Expertise matters in opinions over human-caused climate change, according to the latest paper from John Cook and colleagues which revisits his previous research to confirm a consensus among 97 percent of climate experts that humans cause global warming.
By Allison Mills, Michigan Tech
A research team confirms that 97 percent of climate scientists agree that climate change is caused by humans. The group includes Sarah Green, a chemistry professor at Michigan Technological University.
“What’s important is that this is not just one study—it’s the consensus of multiple studies,” Green says. This consistency across studies contrasts with the language used by climate change doubters. This perspective stems from, as the authors write, “conflating the opinions of non-experts with experts and assuming that lack of affirmation equals dissent.”
Environmental Research Letters published the paper this week. In it, the team lays out what they call “consensus on consensus” and draws from seven independent consensus studies by the co-authors. This includes a study from 2013, in which the researchers surveyed more than 11,000 abstracts and found most scientists agree that humans are causing climate change. Through this new collaboration, multiple consensus researchers—and their data gathered from different approaches—lead to essentially the same conclusion.
The key factor comes down to expertise: The more expertise in climate science the scientists have, the more they agree on human-caused climate change.
Skeptic vs. Doubter
There are many surveys about climate change consensus. The problem with some surveys, Green points out, is that they are biased towards populations with predetermined points of view. Additionally, respondents to some surveys lack scientific expertise in climate science.
“The public has a very skewed view of how much disagreement there is in the scientific community,” she says. Only 12 percent of the US public are aware there is such strong scientific agreement in this area, and those who reject mainstream climate science continue to claim that there is a lack of scientific consensus. People who think scientists are still debating climate change do not see the problem as urgent and are unlikely to support solutions.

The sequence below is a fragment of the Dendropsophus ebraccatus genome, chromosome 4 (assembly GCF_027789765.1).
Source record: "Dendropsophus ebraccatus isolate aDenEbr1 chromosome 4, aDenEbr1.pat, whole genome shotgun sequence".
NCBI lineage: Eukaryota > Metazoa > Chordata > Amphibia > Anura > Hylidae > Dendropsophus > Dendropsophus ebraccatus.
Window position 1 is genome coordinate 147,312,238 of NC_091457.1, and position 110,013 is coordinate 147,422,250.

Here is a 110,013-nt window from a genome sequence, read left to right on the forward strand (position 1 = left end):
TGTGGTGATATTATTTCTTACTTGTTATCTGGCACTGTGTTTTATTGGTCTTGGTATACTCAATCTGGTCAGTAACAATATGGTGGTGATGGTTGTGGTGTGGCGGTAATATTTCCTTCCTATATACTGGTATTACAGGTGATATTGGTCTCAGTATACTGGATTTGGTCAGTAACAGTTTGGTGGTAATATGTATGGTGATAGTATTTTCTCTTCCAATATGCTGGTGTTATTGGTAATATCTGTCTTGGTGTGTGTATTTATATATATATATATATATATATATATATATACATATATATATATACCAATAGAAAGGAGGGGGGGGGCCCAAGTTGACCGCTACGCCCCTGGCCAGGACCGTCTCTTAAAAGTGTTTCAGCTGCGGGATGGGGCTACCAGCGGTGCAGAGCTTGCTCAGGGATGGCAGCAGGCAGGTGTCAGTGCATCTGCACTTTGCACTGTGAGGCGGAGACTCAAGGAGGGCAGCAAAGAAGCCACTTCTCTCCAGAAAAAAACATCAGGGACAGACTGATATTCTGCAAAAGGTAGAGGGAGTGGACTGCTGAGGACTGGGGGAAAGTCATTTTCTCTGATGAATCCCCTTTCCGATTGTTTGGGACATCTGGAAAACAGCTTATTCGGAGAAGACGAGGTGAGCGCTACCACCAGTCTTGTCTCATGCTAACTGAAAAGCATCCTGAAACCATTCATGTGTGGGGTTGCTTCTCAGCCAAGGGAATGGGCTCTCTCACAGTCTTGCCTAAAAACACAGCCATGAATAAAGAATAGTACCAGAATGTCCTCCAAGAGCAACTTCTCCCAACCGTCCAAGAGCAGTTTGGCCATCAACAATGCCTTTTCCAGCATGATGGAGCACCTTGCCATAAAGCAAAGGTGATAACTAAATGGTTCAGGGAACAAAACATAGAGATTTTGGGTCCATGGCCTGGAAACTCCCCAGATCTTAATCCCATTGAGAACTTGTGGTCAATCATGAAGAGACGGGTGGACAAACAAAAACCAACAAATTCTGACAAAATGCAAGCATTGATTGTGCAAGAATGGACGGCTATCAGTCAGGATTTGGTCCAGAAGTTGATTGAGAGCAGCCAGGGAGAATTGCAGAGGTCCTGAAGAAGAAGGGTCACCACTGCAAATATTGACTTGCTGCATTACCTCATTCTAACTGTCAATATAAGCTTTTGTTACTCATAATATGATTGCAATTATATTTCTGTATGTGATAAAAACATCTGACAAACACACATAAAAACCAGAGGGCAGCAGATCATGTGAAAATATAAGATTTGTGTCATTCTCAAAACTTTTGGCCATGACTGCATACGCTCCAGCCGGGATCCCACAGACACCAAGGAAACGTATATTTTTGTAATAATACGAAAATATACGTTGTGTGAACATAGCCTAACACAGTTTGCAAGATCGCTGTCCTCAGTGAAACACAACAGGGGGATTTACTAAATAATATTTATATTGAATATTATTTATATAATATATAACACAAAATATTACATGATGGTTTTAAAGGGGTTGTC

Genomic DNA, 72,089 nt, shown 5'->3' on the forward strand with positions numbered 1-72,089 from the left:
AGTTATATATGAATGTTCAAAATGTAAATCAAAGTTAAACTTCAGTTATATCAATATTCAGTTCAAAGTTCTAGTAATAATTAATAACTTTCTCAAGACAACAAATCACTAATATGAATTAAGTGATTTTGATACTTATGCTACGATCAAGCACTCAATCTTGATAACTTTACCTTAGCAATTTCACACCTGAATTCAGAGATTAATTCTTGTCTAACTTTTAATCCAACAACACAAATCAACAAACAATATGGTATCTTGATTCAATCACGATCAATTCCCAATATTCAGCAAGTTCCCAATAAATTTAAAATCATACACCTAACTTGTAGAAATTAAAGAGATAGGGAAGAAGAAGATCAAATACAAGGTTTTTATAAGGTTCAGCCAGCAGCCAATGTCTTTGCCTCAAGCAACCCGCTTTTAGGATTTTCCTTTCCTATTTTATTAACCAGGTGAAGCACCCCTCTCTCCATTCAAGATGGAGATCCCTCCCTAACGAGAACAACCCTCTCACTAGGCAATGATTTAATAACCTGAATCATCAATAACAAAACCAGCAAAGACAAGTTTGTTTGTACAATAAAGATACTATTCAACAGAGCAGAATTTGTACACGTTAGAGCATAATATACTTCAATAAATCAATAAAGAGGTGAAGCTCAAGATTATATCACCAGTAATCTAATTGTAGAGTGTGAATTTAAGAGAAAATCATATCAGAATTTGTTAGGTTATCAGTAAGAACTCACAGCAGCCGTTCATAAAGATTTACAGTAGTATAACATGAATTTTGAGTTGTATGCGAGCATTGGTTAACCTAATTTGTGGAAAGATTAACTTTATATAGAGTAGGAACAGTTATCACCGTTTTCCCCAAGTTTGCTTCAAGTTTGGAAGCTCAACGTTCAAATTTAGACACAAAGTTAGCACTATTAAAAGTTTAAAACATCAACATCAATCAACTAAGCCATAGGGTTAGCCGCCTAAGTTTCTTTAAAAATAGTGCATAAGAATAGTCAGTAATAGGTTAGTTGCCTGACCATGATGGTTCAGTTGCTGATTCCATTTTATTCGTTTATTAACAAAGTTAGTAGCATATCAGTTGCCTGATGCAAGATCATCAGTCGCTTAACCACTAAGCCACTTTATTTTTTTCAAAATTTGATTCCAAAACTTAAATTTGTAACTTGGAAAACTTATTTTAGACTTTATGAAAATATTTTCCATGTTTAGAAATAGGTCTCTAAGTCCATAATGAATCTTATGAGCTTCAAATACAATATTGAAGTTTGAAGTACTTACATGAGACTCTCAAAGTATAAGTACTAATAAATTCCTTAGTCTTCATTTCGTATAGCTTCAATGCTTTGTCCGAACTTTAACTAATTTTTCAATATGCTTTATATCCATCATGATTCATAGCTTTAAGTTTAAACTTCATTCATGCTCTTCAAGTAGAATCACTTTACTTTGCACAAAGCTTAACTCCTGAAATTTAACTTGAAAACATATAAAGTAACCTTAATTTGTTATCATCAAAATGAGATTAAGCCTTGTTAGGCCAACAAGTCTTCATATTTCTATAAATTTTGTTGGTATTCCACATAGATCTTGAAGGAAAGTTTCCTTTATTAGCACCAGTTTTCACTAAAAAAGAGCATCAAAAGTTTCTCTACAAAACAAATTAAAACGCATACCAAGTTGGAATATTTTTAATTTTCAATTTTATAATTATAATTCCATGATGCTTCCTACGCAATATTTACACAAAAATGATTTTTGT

This new paper is a rebuttal to a comment criticizing the 2013 paper. Green is quick to point out that skepticism, a drive to dig deeper and seeking to better validate data, is a crucial part of the scientific process.
“But climate change denial is not about scientific skepticism,” she says.
Refuting climate change doubters is the main purpose of a website Green contributes to called skepticalscience.com. The website is run by the new study’s lead author, John Cook from the University of Queensland in Australia. He says consensus studies have helped change political dialogue around climate change.
“The progress made at the United Nations Climate Change Conference (COP21) in Paris late last year indicates that countries are now well and truly behind the scientific consensus, too,” Cook says.
Co-author Naomi Oreskes from Harvard University originally pursued consensus data about climate change in 2004 and co-wrote Merchants of Doubt, which was turned into a documentary in 2014. She says that this latest work places the findings in the broader context of other research.
“By compiling and analyzing all of this research—essentially a meta-study of meta-studies—we’ve established a consistent picture with high levels of scientific agreement among climate experts,” she says.
And among climate scientists, there’s little doubt. There is consensus on consensus.
The consensus that humans are causing recent global warming is shared by 90%–100% of publishing climate scientists according to six independent studies by co-authors of this paper. Those results are consistent with the 97% consensus reported by Cook et al (Environ. Res. Lett. 8 024024) based on 11 944 abstracts of research papers, of which 4014 took a position on the cause of recent global warming. A survey of authors of those papers (N = 2412 papers) also supported a 97% consensus. Tol (2016 Environ. Res. Lett. 11 048001) comes to a different conclusion using results from surveys of non-experts such as economic geologists and a self-selected group of those who reject the consensus. We demonstrate that this outcome is not unexpected because the level of consensus correlates with expertise in climate science. At one point, Tol also reduces the apparent consensus by assuming that abstracts that do not explicitly state the cause of global warming (‘no position’) represent non-endorsement, an approach that if applied elsewhere would reject consensus on well-established theories such as plate tectonics. We examine the available studies and conclude that the finding of 97% consensus in published climate research is robust and consistent with other surveys of climate scientists and peer-reviewed studies.
John Cook, Naomi Oreskes, Peter T Doran, William R L Anderegg, Bart Verheggen, Ed W Maibach, J Stuart Carlton, Stephan Lewandowsky, Andrew G Skuce, Sarah A Green, Dana Nuccitelli, Peter Jacobs, Mark Richardson, Bärbel Winkler, Rob Painting and Ken Rice; Consensus on consensus: a synthesis of consensus estimates on human-caused global warming; doi:10.1088/1748-9326/11/4/048002, ,
Michigan Tech news release.